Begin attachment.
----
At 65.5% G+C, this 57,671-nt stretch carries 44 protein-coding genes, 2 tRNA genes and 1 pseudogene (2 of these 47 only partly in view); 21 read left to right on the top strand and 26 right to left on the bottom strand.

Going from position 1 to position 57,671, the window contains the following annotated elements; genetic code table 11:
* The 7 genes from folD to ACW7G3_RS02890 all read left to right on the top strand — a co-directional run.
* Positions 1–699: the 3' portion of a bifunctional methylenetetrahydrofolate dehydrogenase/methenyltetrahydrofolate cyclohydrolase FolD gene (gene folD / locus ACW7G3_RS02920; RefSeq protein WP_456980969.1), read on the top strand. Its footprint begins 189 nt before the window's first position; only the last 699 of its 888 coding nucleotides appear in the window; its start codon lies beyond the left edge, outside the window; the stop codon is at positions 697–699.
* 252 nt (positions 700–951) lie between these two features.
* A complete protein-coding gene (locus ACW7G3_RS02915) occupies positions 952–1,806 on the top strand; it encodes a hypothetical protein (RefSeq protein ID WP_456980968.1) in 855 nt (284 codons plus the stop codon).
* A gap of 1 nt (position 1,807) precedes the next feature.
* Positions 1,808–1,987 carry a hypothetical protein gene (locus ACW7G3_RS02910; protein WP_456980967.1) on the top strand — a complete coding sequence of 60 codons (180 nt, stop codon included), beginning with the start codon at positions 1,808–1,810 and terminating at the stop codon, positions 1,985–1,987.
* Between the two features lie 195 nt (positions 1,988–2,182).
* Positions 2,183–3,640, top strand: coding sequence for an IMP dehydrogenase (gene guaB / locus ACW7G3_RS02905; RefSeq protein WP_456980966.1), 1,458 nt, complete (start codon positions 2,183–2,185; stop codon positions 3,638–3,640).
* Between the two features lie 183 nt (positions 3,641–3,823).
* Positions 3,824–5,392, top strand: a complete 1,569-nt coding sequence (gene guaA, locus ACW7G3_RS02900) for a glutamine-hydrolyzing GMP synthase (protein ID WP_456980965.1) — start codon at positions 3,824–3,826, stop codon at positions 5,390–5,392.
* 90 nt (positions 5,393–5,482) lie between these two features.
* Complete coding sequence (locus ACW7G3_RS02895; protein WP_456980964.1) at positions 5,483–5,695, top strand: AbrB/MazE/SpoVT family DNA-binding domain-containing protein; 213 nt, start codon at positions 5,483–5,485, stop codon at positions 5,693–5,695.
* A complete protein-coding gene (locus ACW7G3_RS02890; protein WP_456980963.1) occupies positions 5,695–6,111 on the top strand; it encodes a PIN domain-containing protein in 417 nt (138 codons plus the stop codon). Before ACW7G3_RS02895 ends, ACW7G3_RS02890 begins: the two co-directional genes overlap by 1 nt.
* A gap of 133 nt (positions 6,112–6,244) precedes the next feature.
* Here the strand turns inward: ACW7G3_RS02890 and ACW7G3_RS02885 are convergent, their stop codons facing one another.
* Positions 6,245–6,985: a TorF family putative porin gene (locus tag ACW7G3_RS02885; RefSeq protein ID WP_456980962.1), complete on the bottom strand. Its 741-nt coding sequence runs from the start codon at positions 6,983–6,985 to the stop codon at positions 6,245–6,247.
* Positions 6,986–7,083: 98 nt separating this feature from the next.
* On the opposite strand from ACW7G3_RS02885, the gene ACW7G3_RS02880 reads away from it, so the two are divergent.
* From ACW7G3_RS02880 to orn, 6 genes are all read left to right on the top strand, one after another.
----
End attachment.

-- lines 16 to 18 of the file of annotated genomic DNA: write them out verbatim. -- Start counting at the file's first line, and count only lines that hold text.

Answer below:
* A gap of 133 nt (positions 6,112–6,244) precedes the next feature.
* Here the strand turns inward: ACW7G3_RS02890 and ACW7G3_RS02885 are convergent, their stop codons facing one another.
* Positions 6,245–6,985: a TorF family putative porin gene (locus tag ACW7G3_RS02885; RefSeq protein ID WP_456980962.1), complete on the bottom strand. Its 741-nt coding sequence runs from the start codon at positions 6,983–6,985 to the stop codon at positions 6,245–6,247.